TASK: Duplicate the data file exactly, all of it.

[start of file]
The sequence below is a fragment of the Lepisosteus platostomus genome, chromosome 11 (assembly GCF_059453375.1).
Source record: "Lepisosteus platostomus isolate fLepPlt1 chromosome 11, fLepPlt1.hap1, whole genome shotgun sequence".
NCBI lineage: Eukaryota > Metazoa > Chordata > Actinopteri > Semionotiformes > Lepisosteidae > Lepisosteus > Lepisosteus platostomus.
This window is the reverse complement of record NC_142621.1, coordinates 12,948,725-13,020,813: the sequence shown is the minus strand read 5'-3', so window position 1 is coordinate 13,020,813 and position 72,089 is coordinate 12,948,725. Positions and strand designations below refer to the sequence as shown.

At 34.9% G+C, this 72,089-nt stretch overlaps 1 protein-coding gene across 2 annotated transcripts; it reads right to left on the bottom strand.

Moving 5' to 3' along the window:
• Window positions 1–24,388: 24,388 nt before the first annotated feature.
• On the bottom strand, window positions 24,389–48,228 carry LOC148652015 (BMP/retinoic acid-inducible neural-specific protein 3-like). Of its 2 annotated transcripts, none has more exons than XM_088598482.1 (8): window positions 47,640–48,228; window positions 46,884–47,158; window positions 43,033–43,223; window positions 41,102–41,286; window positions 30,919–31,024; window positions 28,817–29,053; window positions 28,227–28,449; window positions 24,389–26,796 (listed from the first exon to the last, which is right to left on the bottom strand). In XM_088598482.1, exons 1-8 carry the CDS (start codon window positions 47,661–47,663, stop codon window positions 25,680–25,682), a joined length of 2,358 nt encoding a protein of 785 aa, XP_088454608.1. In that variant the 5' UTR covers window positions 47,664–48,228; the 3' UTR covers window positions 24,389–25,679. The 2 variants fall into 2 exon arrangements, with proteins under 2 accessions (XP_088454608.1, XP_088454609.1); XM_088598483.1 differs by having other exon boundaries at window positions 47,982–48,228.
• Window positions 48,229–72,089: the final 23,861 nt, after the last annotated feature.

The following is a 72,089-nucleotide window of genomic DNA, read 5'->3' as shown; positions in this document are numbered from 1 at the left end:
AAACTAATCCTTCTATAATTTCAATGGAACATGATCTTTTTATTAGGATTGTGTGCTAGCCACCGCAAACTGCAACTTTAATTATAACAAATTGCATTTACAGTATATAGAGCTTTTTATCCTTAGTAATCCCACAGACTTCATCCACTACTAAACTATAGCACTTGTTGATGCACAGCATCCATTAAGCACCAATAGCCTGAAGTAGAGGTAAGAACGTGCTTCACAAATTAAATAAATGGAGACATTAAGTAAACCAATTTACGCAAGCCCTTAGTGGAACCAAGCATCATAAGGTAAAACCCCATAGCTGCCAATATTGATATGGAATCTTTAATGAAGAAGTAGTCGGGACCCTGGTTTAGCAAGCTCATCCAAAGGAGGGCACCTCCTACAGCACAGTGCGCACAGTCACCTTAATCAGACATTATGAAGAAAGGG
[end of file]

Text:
The sequence below is a fragment of the Lepisosteus platostomus genome, chromosome 11 (assembly GCF_059453375.1).
Source record: "Lepisosteus platostomus isolate fLepPlt1 chromosome 11, fLepPlt1.hap1, whole genome shotgun sequence".
NCBI lineage: Eukaryota > Metazoa > Chordata > Actinopteri > Semionotiformes > Lepisosteidae > Lepisosteus > Lepisosteus platostomus.
This window is the reverse complement of record NC_142621.1, coordinates 12,948,725-13,020,813: the sequence shown is the minus strand read 5'-3', so window position 1 is coordinate 13,020,813 and position 72,089 is coordinate 12,948,725. Positions and strand designations below refer to the sequence as shown.

At 34.9% G+C, this 72,089-nt stretch overlaps 1 protein-coding gene across 2 annotated transcripts; it reads right to left on the bottom strand.

Moving 5' to 3' along the window:
• Window positions 1–24,388: 24,388 nt before the first annotated feature.
• On the bottom strand, window positions 24,389–48,228 carry LOC148652015 (BMP/retinoic acid-inducible neural-specific protein 3-like). Of its 2 annotated transcripts, none has more exons than XM_088598482.1 (8): window positions 47,640–48,228; window positions 46,884–47,158; window positions 43,033–43,223; window positions 41,102–41,286; window positions 30,919–31,024; window positions 28,817–29,053; window positions 28,227–28,449; window positions 24,389–26,796 (listed from the first exon to the last, which is right to left on the bottom strand). In XM_088598482.1, exons 1-8 carry the CDS (start codon window positions 47,661–47,663, stop codon window positions 25,680–25,682), a joined length of 2,358 nt encoding a protein of 785 aa, XP_088454608.1. In that variant the 5' UTR covers window positions 47,664–48,228; the 3' UTR covers window positions 24,389–25,679. The 2 variants fall into 2 exon arrangements, with proteins under 2 accessions (XP_088454608.1, XP_088454609.1); XM_088598483.1 differs by having other exon boundaries at window positions 47,982–48,228.
• Window positions 48,229–72,089: the final 23,861 nt, after the last annotated feature.

The following is a 72,089-nucleotide window of genomic DNA, read 5'->3' as shown; positions in this document are numbered from 1 at the left end:
AAACTAATCCTTCTATAATTTCAATGGAACATGATCTTTTTATTAGGATTGTGTGCTAGCCACCGCAAACTGCAACTTTAATTATAACAAATTGCATTTACAGTATATAGAGCTTTTTATCCTTAGTAATCCCACAGACTTCATCCACTACTAAACTATAGCACTTGTTGATGCACAGCATCCATTAAGCACCAATAGCCTGAAGTAGAGGTAAGAACGTGCTTCACAAATTAAATAAATGGAGACATTAAGTAAACCAATTTACGCAAGCCCTTAGTGGAACCAAGCATCATAAGGTAAAACCCCATAGCTGCCAATATTGATATGGAATCTTTAATGAAGAAGTAGTCGGGACCCTGGTTTAGCAAGCTCATCCAAAGGAGGGCACCTCCTACAGCACAGTGCGCACAGTCACCTTAATCAGACATTATGAAGAAAGGG